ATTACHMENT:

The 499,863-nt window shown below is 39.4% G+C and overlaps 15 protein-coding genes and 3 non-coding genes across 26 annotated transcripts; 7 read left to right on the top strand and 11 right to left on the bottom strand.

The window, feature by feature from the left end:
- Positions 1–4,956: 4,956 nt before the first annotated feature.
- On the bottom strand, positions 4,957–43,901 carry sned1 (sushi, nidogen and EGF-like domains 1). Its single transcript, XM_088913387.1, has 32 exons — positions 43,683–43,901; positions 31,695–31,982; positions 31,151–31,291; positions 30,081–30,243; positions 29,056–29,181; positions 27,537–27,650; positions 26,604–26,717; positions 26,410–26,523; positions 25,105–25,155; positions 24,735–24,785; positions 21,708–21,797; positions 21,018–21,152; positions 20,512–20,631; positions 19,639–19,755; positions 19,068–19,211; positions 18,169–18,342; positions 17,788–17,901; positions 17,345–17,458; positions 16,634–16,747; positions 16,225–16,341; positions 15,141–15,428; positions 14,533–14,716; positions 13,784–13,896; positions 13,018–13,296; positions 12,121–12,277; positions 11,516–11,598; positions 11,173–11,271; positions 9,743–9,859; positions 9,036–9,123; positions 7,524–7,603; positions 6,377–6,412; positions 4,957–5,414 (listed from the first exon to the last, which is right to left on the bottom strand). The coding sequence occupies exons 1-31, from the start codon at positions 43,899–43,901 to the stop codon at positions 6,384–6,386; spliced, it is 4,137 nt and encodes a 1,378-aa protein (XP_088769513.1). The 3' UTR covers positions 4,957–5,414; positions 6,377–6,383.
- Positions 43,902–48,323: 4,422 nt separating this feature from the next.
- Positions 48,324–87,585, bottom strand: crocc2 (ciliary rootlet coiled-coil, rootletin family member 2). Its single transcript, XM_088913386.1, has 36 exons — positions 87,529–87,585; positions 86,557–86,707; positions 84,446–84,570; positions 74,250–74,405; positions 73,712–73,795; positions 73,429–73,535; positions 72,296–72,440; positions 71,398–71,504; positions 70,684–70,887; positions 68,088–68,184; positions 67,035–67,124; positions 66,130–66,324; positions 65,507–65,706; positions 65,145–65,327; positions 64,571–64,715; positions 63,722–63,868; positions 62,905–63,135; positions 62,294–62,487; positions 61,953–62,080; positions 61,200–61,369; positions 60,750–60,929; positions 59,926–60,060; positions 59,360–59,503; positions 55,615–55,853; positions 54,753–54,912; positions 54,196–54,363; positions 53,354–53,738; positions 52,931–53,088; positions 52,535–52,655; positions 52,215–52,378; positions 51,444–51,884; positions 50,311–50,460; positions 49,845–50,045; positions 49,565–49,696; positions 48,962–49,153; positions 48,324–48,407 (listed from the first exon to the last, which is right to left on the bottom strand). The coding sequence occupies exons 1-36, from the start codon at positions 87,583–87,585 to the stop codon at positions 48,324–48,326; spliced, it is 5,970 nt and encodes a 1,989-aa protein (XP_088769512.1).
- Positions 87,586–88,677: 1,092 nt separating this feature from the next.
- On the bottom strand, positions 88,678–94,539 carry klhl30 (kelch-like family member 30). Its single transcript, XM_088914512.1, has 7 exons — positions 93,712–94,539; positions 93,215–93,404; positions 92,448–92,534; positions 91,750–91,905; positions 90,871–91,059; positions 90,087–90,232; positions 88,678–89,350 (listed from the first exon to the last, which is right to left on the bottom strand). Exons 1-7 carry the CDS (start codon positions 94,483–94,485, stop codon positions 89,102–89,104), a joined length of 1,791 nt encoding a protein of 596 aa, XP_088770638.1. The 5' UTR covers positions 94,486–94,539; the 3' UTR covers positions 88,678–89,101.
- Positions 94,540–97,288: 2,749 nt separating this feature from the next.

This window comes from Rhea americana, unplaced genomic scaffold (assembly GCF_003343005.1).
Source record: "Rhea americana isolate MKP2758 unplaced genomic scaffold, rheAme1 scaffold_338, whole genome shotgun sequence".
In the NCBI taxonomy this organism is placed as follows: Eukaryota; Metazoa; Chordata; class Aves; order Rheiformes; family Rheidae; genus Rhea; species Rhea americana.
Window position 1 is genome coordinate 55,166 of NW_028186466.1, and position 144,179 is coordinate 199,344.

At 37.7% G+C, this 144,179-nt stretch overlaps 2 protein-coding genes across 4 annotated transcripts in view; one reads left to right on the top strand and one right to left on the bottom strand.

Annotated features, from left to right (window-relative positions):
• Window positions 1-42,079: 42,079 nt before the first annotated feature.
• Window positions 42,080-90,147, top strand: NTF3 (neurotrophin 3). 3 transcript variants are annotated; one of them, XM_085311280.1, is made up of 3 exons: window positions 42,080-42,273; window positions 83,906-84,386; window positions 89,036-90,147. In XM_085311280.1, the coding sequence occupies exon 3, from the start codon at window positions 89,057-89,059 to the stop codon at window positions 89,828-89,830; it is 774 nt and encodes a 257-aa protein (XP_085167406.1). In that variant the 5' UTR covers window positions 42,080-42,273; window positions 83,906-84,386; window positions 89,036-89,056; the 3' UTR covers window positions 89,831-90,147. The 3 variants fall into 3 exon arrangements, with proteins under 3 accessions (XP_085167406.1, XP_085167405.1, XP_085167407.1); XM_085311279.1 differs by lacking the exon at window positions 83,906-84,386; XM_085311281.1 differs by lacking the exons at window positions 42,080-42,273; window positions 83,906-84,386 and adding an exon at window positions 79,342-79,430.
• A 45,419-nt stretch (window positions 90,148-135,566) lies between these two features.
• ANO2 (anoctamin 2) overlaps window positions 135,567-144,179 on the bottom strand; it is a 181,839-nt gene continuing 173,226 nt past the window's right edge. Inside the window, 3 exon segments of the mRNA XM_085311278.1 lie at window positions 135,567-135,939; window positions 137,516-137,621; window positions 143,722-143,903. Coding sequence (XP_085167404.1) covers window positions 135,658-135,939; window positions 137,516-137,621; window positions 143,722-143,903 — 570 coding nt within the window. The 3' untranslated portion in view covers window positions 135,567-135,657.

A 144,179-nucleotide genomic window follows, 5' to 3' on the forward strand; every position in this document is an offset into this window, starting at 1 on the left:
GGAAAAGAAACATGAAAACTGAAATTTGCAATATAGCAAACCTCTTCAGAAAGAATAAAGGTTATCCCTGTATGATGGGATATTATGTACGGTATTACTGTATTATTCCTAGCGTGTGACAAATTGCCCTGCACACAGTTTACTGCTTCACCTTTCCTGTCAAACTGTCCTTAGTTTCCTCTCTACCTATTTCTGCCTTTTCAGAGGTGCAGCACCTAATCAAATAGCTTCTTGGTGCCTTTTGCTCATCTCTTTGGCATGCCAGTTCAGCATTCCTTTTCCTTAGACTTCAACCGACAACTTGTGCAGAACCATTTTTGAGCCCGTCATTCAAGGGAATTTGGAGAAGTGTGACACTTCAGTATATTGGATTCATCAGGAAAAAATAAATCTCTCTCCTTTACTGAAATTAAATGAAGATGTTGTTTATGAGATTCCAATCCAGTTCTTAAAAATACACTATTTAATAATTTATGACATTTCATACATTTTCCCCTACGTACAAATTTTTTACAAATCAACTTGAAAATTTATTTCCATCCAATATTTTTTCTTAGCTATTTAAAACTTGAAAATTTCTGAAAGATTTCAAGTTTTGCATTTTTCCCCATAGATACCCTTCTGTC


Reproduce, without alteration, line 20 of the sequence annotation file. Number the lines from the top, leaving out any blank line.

A 144,179-nucleotide genomic window follows, 5' to 3' on the forward strand; every position in this document is an offset into this window, starting at 1 on the left: